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In blue, Kra Isthmus. In green, Malay peninsula.

The Kra Isthmus (Thai: คอคอดกระ, pronounced [kʰɔ̄ː kʰɔ̂ːt kràʔ]; Malay: Segenting Kra/Segenting Kera) is the narrowest part of the Malay Peninsula, in southern Thailand.[1]

The western part of the isthmus belongs to Ranong Province and the eastern part to Chumphon Province, both in Thailand. The isthmus is bordered to the west by the Andaman Sea and to the east by the Gulf of Thailand.[citation needed]

The Kra Isthmus marks the boundary between two sections of the central cordillera, the mountain chain which runs from Tibet through the Malay peninsula. The southern part is called the Phuket chain, which is a continuation of the greater Tenasserim range, extending further northwards for over 400 km (250 mi) beyond the Three Pagodas Pass.[2]

On 8 December 1941 local time, the Imperial Japanese Army landed near Songkhla, Thailand and Kota Bharu, Malaya, thus beginning the Pacific War, and launching both the invasion of Thailand and the Malayan campaign, the latter of which culminated in the capture of Singapore.[3]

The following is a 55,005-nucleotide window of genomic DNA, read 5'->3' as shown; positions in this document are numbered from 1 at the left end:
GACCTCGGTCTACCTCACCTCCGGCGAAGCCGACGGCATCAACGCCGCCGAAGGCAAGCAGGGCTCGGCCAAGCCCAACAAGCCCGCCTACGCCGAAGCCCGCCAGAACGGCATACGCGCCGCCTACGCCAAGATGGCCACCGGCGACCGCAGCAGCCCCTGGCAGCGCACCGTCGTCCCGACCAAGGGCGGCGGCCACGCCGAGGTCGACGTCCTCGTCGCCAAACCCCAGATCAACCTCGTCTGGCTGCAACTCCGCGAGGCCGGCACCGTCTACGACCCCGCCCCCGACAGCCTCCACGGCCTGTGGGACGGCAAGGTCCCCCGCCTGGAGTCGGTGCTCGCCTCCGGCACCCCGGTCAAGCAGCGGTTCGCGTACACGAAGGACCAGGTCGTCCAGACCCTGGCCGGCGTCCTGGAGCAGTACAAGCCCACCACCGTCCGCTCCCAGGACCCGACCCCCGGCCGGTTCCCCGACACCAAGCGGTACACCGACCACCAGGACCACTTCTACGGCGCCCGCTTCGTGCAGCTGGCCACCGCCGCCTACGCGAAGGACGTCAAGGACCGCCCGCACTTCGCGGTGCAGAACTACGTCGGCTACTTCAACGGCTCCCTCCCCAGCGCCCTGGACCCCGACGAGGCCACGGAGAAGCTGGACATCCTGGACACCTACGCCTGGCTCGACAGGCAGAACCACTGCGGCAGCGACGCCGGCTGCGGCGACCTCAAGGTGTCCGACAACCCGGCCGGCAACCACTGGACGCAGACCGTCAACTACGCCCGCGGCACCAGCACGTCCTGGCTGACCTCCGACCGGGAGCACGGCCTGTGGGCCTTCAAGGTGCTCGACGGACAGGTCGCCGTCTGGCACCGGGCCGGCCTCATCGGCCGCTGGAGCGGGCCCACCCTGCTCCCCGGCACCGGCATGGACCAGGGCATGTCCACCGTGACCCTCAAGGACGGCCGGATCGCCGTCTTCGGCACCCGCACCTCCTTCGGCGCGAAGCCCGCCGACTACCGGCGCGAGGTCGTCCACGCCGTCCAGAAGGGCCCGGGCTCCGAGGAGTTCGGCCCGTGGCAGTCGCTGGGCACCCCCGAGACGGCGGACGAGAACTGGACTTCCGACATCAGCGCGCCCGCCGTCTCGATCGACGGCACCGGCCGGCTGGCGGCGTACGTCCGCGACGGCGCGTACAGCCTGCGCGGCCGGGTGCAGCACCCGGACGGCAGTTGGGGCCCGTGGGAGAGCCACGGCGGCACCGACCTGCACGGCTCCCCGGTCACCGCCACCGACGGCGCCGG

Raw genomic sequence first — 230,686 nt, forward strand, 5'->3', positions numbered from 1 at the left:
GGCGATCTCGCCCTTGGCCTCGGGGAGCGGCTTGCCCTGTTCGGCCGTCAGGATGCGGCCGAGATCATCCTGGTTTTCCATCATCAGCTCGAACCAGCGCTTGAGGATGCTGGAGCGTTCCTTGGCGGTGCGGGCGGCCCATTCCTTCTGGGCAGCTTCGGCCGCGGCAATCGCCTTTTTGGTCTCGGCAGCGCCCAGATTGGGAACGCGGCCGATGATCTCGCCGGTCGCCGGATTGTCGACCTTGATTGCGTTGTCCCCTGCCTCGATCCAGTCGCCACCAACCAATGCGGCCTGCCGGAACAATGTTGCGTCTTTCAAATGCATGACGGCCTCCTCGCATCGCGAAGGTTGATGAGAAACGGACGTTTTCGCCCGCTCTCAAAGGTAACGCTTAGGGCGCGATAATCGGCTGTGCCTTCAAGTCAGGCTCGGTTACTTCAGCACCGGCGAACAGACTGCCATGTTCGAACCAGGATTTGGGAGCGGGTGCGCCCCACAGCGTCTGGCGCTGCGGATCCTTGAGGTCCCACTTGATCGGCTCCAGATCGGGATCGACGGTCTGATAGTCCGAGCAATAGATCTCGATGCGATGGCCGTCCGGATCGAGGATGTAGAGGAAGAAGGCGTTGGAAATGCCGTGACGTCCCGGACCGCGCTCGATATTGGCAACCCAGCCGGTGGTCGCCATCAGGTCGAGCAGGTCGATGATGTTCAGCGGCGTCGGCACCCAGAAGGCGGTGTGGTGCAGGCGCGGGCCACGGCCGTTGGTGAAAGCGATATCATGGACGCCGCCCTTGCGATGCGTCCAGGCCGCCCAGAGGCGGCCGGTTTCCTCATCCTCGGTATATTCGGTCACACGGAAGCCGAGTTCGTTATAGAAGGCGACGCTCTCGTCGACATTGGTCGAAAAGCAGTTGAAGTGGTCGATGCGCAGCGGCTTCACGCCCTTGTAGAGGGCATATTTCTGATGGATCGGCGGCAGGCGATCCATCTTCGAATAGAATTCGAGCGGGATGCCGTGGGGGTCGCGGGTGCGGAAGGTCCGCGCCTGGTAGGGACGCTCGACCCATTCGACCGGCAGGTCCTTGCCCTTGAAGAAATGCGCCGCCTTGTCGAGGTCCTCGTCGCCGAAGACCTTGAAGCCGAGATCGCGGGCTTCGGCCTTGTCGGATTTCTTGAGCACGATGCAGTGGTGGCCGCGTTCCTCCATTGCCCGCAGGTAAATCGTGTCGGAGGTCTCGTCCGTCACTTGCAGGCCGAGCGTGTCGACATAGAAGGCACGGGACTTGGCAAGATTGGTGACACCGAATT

The Thai Canal is a proposal to join the Gulf of Thailand with the Andaman Sea. It was originally envisioned as crossing the isthmus.[4]

ReferencesEdit

  1. ^ "Kra, Isthmus of". Oxford Dictionaries. Oxford University Press. Archived from the original on 24 September 2015. Retrieved 14 April 2013.
  2. ^ The Physical Geography of Southeast Asia, Avijit Gupta
  3. ^ Parfitt, Allen. "Bicycle Blitzkreig The Japanese Conquest of Malaya and Singapore 1941-1942". MilitaryHistoryOnline.com. Retrieved 9 August 2012.
  4. ^ Griffith University (23 March 2010). "Thai Canal Project: Over 300 years of conceptualising and still counting". Asian Correspondent. Hybrid News. Retrieved 14 April 2013.